Thor | Norse Mythology


In Norse Mythology, Thor is known as the God of Thunder. He was highly praised by seafaring peoples as thunderstorm and weather god and was in further function within the peasant Germanic society a fertility deity. In the mythological Edda writings he had the task of the protector of Midgard, the world of the people, from the ice giants from Jötunheim.

Etymology of Thor

The name of Thor is closely related to that of other Indo-European deities similar in function. Jupiter for the Romans, Zeus for the Greeeks, the Celtic Taranis used as a weapon the stone thunderbolt, which was thrown from the sky to the earth by the lightning beam.

In Hindu Mythology the battle that Indra waged is atmospherically represented by lightning and thunder. The term sky goes back to an Indo-European word root meaning "stone" or "anvil".

From the common Germanic *Þunraz it is said (analogous to Zeus) that its thunder resembles the driving of a chariot over a vault (ags. Þunorrād "thunder ride").

Lightning and thunder herald the approach of Thor in Norse mythology. Thus, the Germanic name of the god, homonymous with that of the natural phenomenon, goes back appellatively to a word root representing a sonic sound, as used specifically in words for thunder and donner word-similar; ig. *(s)ten.

For this as explanatory comparison lat. tonare "to thunder", an. Þónarr "to thunder," ai. tanyu "thundering," ags. Þunian, also "thundering." In the case of Old Norse Þórr, on the other hand, only the name of God applies, the appellative meaning thunder is usually omitted except for its occurrence in regional dialects (Norway), where tór again corresponds to the meaning thunder. Striking is the two-syllable form of the name in the continental Germanic area, whereas in the Nordic form the name is only one-syllable.

The weekday Thursday (English Thursday, Danish/Swedish torsdag) is named after Donar or Thor. The day was already in the antiquity the Gods Zeus and/or. Jupiter (Latin dies Iovis, from it also French jeudi, Romanian joi, Spanish jueves, Italian giovedì) and with the adoption of the originally Babylonian/Egyptian 7-day week by the Teutons the Latin term was copied.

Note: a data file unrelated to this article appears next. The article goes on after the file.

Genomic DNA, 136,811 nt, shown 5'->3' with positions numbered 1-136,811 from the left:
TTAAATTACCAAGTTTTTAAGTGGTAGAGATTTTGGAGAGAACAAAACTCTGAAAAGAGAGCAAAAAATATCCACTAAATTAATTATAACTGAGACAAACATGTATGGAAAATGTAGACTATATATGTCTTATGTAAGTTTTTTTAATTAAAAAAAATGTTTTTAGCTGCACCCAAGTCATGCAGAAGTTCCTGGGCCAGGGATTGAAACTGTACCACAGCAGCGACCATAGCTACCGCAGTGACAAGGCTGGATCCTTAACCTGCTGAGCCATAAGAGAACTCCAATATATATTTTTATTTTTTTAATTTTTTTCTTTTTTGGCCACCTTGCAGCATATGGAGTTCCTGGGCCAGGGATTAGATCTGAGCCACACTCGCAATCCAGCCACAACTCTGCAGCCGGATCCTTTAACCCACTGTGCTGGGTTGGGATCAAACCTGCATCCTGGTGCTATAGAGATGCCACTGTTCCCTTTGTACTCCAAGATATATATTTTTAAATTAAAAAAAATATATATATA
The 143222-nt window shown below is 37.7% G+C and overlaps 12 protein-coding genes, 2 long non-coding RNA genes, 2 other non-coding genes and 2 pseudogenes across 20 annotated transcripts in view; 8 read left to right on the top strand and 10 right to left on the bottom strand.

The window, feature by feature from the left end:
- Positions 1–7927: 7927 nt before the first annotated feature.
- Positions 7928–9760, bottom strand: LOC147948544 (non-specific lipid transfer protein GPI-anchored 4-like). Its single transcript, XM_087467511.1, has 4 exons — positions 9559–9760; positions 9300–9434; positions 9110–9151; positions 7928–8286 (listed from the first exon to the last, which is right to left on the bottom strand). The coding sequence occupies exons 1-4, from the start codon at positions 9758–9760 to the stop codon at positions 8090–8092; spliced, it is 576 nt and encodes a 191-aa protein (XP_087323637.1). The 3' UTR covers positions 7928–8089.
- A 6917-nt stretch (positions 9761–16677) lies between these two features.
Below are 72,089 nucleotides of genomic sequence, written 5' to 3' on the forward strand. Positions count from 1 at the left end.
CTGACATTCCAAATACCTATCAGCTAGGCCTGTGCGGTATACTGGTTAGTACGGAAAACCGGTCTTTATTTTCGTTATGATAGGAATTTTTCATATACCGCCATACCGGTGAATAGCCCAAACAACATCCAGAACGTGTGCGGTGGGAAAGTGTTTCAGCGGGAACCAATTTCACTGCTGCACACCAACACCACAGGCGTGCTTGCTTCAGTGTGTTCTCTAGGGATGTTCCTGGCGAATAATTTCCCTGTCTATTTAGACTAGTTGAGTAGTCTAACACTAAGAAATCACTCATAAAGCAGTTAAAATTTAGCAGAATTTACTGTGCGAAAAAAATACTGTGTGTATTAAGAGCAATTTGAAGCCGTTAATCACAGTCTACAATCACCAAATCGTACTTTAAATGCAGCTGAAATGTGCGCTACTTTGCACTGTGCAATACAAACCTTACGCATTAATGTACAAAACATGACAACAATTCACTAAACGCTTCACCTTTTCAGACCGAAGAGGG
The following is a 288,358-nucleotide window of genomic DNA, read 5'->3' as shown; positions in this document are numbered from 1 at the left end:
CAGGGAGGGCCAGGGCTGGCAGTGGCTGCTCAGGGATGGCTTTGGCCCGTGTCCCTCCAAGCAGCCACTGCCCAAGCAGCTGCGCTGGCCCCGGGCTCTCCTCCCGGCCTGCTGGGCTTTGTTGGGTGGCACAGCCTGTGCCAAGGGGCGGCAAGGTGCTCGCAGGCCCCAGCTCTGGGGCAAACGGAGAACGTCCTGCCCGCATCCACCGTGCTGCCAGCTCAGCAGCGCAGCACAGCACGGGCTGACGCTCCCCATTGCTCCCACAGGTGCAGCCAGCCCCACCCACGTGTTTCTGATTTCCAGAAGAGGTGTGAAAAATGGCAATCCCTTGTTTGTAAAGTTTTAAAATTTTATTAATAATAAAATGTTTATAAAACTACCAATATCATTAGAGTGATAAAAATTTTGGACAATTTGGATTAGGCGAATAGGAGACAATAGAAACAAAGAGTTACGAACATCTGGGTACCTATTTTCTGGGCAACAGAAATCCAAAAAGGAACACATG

Origin and Indo-European parallels

With the Indo-Germanic language peoples and beyond them the sky god has lightning and thunder in his power. Donar/Thor (female form Tyra) originated presumably by splitting off respectively separation of the function as a controller of the natural phenomena lightning and thunder from this sky god.

Henrich Beck does not regard a splitting off from this sky deity as necessarily given. From the only indirectly revealed Indo-Germanic original religion the deity developed in its conception under regional, cultural-religious variations among the Germanic peoples.

According to the theory of Georges Dumézil, the three main gods each have a function among the Indo-Germanic peoples, the thundering sky god holding the first position. Among the Germanic peoples, the figure of the thunderer has separated from that of the sky god, so that he fills the second function of "strength."

Dumezil's "three-function theory" has found supporters in research, since the second edition of his "Old Germanic History of Religion" (1956/57) especially by Jan de Vries or by Ake V. Ström's treatise in "Germanic Religion" (1975), but also critics and skeptics.

Helmut Birkhan speaks of a partial "faith", since critics rightly point to some considerable unexplained, respectively not fitting into Dumezil's theoretical system, actual facts, especially also in the comparative juxtaposition of the Germanic and Celtic cultures.

The idea of a hammer-wielding, chariot-driving weather/thunder god is an ancient image of God; the Hittite Tarḫunna is described identically as a chariot-driving deity attributed with a hammer or a club.

If Thor's chariot is drawn by goats, Tarhunna's are bulls, and the Vedic Indra's are reddish or dun horses. The latter's weapon, a throwing club, was also made by a lower being. This club, like Mjölnir, Thor's hammer made by the dwarf Sindri, returns to the god's hand after being thrown.

In numerous Scandinavian petroglyphs and images in stone tombs, male figures are found raising a hammer or rather axes (double axes) or hatchets,[29][30] often in a phallic pose (e.g. tomb of Kivik), which is why they are interpreted as divine beings.

Concerning the "hammer-wielding" figures of the petroglyphs, partly depicted as goats, Franz Rolf Schröder points to the depiction in Norse mythology and the described close relationship of Thor to his attributive, chariot-pulling goats.

In the Indo-European comparison it is to be noted that the Thor/Donar related thunder deities vary between axe, hammer and club. An amulet with the representation of the Thor's hammer in the North Germanic area or the Donar's club in the South Germanic area was considered a fertility symbol in late pagan times, especially for women (excavation finds in Haithabu) and appears as such only at this late time.